@bobhaugen I'm not trying to be contradictory, just trying to figure out the disparage between the stories you tell and what I've seen myself. There are thousand year old cob houses in Ireland whose only maintenance has been regular updates to their roof and a lime wash. I have to expect that earthen structures are suitable to wet climates, they just need appropriate considerations.
Any organic material and mold also settles on dust on any other material. Doesn't matter if it is connected to the floor or not.
You mentioned a dome. It's possible that only vertical structures are appropriate for rainy climates...and also not being in a flood plain where the house would wash away. I'd also imagine that a yearly brush down to remove dust and grime if not a fresh coating of adobe/lime would be useful. Alternately one could go the sod route and use a living system to maintain the integrity of the earth wall, in which case the addition of more organic matter is a bonus.
I built a rocket stove with compressed earth blocks with some added magnesium-cement stabilizer and put it on a stone floor with washed gravel under it, under a roof, and it started to crumble the first year.
A stove is an entirely different beast, it goes through thermal cycling quite a bit more intense the a house would. From my understanding, from the few cob ovens that I've seen built and used, is that you try and build a more insulating vessel, utilizing straw, sawdust pulp or perlite to reduce the thermal conductance. The material is often brought to the bisque phase of firing so that the organic material is burned out resulting in empty space increasing the insulating properties. Rammed earth might have been too compact and rigid...a great thermal mass, but likely to conductive to not undergo thermal stress. I've also yet to see a cob stove that didn't have some cracks that weren't built with refractive liners (metal barrel or bricks).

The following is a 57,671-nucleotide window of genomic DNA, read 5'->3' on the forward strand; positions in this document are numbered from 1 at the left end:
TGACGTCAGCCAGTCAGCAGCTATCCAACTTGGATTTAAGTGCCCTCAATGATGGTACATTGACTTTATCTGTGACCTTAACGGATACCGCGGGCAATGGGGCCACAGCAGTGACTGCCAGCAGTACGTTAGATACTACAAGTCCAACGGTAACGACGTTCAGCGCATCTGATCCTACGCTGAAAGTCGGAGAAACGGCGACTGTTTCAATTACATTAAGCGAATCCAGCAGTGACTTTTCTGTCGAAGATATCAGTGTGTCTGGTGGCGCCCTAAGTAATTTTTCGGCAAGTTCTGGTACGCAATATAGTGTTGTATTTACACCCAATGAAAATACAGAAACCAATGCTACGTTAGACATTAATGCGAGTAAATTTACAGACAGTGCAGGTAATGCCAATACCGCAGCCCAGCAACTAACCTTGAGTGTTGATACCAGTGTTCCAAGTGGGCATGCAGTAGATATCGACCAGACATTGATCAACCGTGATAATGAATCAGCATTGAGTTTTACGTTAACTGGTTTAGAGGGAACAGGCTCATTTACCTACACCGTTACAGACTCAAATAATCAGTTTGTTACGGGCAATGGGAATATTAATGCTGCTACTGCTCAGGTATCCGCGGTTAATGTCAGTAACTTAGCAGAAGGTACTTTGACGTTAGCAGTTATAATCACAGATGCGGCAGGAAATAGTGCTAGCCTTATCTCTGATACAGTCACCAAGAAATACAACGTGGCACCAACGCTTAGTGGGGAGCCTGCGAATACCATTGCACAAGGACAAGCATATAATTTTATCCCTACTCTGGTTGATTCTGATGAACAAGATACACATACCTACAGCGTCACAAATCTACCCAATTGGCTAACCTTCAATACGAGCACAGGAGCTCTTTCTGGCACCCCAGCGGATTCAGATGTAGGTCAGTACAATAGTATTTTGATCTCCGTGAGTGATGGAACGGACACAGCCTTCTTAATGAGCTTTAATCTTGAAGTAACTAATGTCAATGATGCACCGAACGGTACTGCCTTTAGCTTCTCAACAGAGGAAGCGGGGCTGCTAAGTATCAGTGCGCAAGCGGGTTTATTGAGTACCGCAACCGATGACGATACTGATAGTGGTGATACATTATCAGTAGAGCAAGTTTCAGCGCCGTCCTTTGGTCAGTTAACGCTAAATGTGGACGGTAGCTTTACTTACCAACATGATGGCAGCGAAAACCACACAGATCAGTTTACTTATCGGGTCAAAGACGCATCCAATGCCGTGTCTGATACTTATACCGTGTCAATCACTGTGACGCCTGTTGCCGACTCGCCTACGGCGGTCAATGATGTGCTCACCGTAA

All said, I agree with you. Don't build a traditional english A-frame house in the desert where the attic will trap too much heat and the wood and latex paint will degrade rapidly in the sun...and don't expect your wattle and daub construction to stand up to rain.
I'm sure your methods of dealing with dealing with human and animal dung (ie composting) wouldn't work in a dry environment where the dung just dries out and sits...instead burning it as a fuel might be a better solution...something that would never work in a wetter environment.